By Hannah Wente | Photography by Hillary Schave
Mental health and addiction are two topics many people struggle to talk about, especially if they’re struggling with either one.
As the coordinator of the Hope Project at ARC Community Services, Rebecka Crandall aims to change the narrative by sharing what works, drawing from her personal and professional experiences.
“We need to address it more as a medical, mental health emergency versus criminal behavior,” she says. “The current systems we have are punishing people who are struggling with an addiction, who, in reality, are struggling with trauma.”
Growing up, Crandall’s mother struggled with mental health and alcohol addiction. Luckily, her family talked openly about mental health as a result. Crandall herself was diagnosed with depression at age 9, but medications and talk therapy didn’t seem to help. By age 15, she was labeled by the Western medical world as “treatment resistant.”
In the ensuing years, Crandall continued to have major depressive episodes, suicidal thoughts and self-harming habits. She started researching psychedelic medicine and traveled to Peru (where some psychedelics are legal and commonly used as therapy) to take part in a guided retreat where she participated in alternative healing activities. Since then, she has successfully worked on living with her mental illness.
“My depression is something I can carry with me now,” she says.
Her own experiences have informed how the 28-year-old builds the Hope Project at ARC Community Services. Her focus is not on “curing” people, but instead humanizing drug treatment and mental health services outside of typical approaches.
The Hope Project is a harm reduction program for women dealing with opioid, heroin and stimulant addiction. It’s a holistic, client-centered approach with no discharge dates and no punishment for continuing to use a substance. Crandall says the abstinence model of recovery doesn’t always work for those struggling with addiction, so the program allows clients to focus on what they think will foster their own health, without the requirements, shaming or expectations present in typical addiction programs.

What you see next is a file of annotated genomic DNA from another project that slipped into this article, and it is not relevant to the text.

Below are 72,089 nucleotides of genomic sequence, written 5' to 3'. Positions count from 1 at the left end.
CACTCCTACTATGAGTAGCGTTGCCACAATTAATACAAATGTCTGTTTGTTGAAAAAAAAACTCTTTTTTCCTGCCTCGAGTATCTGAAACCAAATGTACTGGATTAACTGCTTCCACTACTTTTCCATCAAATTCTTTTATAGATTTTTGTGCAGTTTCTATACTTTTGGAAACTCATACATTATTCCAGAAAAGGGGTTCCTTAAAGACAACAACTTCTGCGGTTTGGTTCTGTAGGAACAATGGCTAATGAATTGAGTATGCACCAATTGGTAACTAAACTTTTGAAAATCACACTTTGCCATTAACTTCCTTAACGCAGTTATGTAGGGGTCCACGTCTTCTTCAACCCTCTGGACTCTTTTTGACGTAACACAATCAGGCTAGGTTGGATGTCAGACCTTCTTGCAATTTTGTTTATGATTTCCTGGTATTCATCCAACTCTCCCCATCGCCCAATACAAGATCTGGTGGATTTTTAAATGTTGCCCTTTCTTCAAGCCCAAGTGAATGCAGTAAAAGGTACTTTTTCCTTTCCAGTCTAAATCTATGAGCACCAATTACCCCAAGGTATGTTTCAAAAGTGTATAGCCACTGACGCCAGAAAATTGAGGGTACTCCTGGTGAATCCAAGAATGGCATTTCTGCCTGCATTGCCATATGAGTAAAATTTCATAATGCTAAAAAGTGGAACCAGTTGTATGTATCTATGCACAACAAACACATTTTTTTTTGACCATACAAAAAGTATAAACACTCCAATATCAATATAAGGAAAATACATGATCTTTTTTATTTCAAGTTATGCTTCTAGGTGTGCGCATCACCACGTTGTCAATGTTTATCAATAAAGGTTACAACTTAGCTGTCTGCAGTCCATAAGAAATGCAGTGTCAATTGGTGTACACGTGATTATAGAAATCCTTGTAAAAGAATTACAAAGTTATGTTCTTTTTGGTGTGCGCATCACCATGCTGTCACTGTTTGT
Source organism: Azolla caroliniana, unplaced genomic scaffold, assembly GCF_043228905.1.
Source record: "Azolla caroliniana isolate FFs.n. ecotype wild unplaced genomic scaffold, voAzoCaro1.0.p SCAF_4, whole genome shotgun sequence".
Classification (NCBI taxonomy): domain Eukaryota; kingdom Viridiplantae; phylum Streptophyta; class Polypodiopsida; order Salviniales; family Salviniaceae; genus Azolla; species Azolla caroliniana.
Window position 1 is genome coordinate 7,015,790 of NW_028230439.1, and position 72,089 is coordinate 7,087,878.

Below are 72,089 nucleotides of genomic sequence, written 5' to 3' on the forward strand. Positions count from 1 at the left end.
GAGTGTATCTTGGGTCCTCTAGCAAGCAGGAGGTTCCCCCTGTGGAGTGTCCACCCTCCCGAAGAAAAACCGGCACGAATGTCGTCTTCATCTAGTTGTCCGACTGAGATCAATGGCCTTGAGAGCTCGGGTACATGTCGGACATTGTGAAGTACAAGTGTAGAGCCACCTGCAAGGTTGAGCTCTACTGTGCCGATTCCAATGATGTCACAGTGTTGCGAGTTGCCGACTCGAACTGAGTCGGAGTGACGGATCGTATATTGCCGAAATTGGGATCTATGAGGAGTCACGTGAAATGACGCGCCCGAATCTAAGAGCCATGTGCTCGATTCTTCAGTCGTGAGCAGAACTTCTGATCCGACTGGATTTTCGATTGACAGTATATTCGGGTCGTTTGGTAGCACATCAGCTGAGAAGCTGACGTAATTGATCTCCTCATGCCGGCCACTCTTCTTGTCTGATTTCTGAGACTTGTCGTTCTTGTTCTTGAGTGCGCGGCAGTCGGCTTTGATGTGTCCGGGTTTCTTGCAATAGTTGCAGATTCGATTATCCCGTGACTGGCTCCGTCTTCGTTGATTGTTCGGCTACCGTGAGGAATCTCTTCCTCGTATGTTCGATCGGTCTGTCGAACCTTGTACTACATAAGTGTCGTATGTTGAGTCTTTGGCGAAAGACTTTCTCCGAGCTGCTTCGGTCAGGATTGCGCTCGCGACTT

“This is everything I think a treatment program should be,” Crandall says. “We’re focused on wellness and finding traditional healing services.”
In 2022, she hopes to offer Hope Project participants free, trauma-based yoga through a partnership with Madison-based YAFA: Yoga Accessible for All. Her many groundbreaking offerings, built alongside women in recovery, are making waves in the field.
Crandall is also working on a project called Healing Circles that will offer talks and workshops to the public to increase grief and death awareness in the community. As a certified grief support specialist, she hopes to help participants cope with death, the loss of a relationship, major life changes and our own mortality.
Because of all of her work, Crandall’s nominator, Jessica Riphenburg, describes her as a superhero.
“She has this ability to see beyond her client’s addiction and into their pure essence, potential and unique gifts,” Riphenburg says. “Her system of inquiry and witnessing each woman as an individual allows her to help them see and reconnect with that valuable, loved and empowered woman inside themself.”
This content was originally published here.